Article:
On the contrary, Medicare is not sustainable on its present course. A modest slowdown in the rate spending increases has been bought chiefly through reductions in services, closure of facilities, fewer health professionals, increased waiting times and through forgoing innovative, but expensive, new technologies.

Medicare as we know it can only be "sustainable" if Canadians are willing to accept less service or more taxes. Polls, as I’ve already mentioned, indicate that neither is acceptable. And given increasing consumer expectations for expensive health technologies, drugs and procedures, and the expected health demands from an aging population, Medicare’s problems are only going to grow. In fact, a paper[3] by Bill Robson, vice president of the C.D. Howe Institute, a very prestigious think tank in Toronto, has argued that the unfunded liability of Medicare (promises to pay for services that normal increases in the take from the existing tax load will not cover) is in the $500 billion — $1.2 trillion range. Canada’s entire national debt, by comparison, is currently about $530 billion.

Yet Roy Romanow has already publicly rejected these arguments and has recommended not only retaining but even expanding the centrally planned, government monopoly model of health care in Canada.

Virtually every other major inquiry into health care, including the Kirby Report (by a committee of the Senate of Canada), the Mazankowski Report (by the Alberta Premier’s Advisory Council on Health, of which I was a member) and the Fyke Report for the Government of Saskatchewan (where Mr. Romanow was premier), identifies sustainability of the health care system as the challenge we face. Mr. Romanow’s own former Minister of Finance in Saskatchewan, underlined this when she testified before his commission.

But Mr. Romanow denies there’s a problem. We’re spending the same share of GDP today on public health care as 30 years ago. If a little more than 7 percent of GDP was sustainable in 1972, why is that same percentage unsustainable today?

It’s the wrong question. It’s not how much we’re spending, but how we’re paying for it and what we’re getting in return. For years we borrowed and spent on health care (and other services), so we got more than we were willing to pay for. Today, as the only G7 country consistently in budgetary surplus, we pay the full cost of today’s services, plus the interest on money we borrowed for health care and other things in the past. So while the spending has remained constant as a share of GDP, the tax burden has grown and quality has declined.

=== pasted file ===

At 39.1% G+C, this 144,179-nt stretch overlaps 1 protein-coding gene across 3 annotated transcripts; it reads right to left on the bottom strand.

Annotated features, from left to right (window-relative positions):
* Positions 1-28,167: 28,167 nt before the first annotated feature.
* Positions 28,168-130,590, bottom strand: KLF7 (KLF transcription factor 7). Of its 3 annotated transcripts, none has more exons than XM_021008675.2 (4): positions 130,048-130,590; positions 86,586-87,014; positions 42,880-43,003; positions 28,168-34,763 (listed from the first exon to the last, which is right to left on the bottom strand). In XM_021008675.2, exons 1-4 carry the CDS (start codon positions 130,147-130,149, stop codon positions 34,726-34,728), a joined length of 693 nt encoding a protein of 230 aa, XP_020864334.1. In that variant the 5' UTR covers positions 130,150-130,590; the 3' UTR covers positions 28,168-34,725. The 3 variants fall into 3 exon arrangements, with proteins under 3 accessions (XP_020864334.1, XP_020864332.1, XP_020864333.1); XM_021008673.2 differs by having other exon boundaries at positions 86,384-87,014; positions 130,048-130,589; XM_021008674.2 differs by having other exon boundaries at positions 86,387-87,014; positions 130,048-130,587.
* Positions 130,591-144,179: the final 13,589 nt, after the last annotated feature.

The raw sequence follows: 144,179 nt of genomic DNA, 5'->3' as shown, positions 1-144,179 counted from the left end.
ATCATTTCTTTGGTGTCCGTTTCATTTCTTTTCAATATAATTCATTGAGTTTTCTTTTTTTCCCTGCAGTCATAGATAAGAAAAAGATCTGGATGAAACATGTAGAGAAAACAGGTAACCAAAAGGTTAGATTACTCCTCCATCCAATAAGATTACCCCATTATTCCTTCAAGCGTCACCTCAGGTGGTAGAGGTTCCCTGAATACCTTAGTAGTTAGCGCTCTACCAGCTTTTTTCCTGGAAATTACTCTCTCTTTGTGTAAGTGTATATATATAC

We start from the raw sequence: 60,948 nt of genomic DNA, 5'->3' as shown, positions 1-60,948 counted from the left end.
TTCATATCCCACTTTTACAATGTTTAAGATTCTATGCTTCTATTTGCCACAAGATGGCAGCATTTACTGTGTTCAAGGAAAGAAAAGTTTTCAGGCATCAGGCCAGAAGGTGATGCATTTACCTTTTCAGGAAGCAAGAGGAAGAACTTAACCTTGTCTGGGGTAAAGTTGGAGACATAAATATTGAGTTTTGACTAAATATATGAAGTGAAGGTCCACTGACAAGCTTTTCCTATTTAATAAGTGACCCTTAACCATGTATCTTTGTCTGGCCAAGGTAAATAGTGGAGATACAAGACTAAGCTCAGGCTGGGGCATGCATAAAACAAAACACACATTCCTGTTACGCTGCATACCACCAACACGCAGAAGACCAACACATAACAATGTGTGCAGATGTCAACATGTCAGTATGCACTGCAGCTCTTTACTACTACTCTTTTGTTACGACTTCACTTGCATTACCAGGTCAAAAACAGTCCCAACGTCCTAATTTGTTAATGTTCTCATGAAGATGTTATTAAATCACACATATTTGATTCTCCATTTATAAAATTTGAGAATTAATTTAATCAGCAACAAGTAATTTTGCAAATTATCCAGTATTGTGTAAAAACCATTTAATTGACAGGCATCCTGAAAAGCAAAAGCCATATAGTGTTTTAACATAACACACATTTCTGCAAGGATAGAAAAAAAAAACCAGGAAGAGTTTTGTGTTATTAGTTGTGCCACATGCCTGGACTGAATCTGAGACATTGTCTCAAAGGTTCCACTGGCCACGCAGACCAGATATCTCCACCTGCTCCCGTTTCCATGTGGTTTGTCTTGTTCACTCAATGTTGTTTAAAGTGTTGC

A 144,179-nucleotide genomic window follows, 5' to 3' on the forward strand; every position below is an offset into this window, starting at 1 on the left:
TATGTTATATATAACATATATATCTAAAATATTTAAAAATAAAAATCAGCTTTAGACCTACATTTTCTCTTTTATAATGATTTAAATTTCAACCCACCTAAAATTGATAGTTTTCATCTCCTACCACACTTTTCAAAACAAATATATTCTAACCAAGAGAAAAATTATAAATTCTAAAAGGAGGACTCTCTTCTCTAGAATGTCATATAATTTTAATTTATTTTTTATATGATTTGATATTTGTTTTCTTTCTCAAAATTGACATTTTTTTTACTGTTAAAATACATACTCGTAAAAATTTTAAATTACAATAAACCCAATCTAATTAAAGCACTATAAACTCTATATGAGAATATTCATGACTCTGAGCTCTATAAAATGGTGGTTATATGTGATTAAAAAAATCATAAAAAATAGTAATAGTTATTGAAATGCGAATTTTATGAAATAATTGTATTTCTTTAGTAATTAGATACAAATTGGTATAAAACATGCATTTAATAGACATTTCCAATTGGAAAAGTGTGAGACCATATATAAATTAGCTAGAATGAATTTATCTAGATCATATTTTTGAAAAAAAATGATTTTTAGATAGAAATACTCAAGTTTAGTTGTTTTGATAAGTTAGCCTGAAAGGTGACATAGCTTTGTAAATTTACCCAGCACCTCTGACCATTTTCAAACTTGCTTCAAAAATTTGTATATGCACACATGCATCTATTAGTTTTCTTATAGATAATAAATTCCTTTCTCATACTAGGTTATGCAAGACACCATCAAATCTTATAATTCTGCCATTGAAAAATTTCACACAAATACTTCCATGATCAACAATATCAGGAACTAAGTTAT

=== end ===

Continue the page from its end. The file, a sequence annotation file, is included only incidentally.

The irresistible force of demand for "free" services is running headlong into the immovable object of unavoidably limited health budgets. To date, the pressure has been relieved by crumbling health infrastructure, loss of access to the latest medical innovations, declining numbers of medical professionals and lengthening queues. By and large, people have access to ordinary, relatively low-cost services like GP office visits, but find it increasingly difficult to get vital services such as sophisticated diagnostics, or many types of surgery and cancer care, where the waits can be measured in months if not years.

This is the exact reverse of what the rational person would want. We should use the public sector to pool everyone’s risk of expensive interventions, ensuring that they are available when needed, but leaving ordinary interventions, whose cost can easily be borne by the average person, to individuals, supplemented by private insurance and by subsidies for those on low-incomes. Hardly anyone can afford cancer care, bypass surgery, gene therapy or a serious chronic illness on their own. These are the things that, without insurance, destroy people’s finances.

Yet as much as 30 percent of the services consumed under Medicare are unnecessary, not medically beneficial or even harmful. No one would be financially ruined by having to pay for an ordinary doctor’s office visit if we ensured that people on low-incomes were subsidized and that there was a reasonable maximum anyone would be called on to pay. No one would be harmed by an incentive not to go to the emergency room when a visit to the family clinic would do just as well. The biggest health care study in the world, the RAND experiment, found that people who had to pay something towards the cost of their care consumed less of it, but that their health was, with very slight qualifications,[4] every bit as good as those who got totally free care.

The extra infusion of taxes Mr. Romanow recommends will merely put off the day when we realize that we must concentrate scarce public health care dollars where they’ll do the most good, and that we must give users of the system incentives to be prudent about how they spend them. We spend vast sums on procedures of little or no value, while we place patients whose condition endangers their life, in lengthening queues.